“When I got to Cainhoy, we definitely off the bat saw that we had a good number of volunteers for a rural school, as well as partnerships,” he said. “But we did not necessarily have the resources to match the students with the needs, or with the interventions that they needed to improve.”
Many schools have “reading buddy” programs in which volunteers come in and read with students, but Reading Partners is different, explained the program’s South Carolina Executive Director Kecia Greenho.
“It’s pretty structured,” she said. “…We evaluate four times during the year and we continue to monitor and give feedback on students’ progress to principals and teachers.”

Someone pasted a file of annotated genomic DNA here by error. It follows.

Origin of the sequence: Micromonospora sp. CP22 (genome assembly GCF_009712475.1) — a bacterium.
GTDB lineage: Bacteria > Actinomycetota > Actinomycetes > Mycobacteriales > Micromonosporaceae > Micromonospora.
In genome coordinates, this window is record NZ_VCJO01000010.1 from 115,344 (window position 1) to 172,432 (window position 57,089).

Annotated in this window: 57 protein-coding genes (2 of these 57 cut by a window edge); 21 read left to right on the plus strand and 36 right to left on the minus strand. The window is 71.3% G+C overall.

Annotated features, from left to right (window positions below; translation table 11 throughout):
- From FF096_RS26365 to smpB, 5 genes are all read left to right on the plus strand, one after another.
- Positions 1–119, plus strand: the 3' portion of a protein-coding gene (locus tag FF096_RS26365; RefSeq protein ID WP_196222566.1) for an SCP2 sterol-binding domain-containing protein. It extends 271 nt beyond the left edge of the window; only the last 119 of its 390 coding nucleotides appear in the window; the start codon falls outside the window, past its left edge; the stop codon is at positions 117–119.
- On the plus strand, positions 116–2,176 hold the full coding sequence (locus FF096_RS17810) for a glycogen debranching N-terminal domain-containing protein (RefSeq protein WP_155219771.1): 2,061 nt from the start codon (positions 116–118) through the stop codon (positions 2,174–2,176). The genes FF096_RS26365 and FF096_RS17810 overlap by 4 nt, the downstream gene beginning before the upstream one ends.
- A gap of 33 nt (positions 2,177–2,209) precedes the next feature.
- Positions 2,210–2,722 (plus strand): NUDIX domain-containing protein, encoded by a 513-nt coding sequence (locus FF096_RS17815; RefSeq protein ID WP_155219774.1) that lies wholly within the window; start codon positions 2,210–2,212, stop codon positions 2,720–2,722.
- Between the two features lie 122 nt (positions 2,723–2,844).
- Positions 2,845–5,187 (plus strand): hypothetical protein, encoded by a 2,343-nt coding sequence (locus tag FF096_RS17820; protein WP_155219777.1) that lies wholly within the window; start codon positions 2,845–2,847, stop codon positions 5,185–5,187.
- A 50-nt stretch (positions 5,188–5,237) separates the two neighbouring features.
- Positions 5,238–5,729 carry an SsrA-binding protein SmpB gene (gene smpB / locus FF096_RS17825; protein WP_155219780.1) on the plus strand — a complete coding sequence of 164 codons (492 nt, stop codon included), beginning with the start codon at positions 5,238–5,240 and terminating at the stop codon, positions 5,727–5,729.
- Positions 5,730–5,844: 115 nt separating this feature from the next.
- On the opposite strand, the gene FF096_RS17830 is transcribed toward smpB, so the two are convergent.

The other main difference is that each program has its own full-time site coordinator who is there during sessions to support the volunteer tutors and make sure resources are readily available. Each student also takes home a complimentary book each week. But it’s not just a book distribution, Greenho explained. Tutors talk with students the following week about the book and what they learned.
“They get that one-on-one attention,” she said. “And they just soak it up!”
Statistics provided by Reading Partners paint a clear picture of why the program is so desperately needed in schools with at-risk kids. In South Carolina, eight out of 10 fourth graders from low-income families cannot read at grade level. And those who can’t read proficiently by then are four times less likely to graduate on time. That can lead to a host of other problems in college, careers or life in general.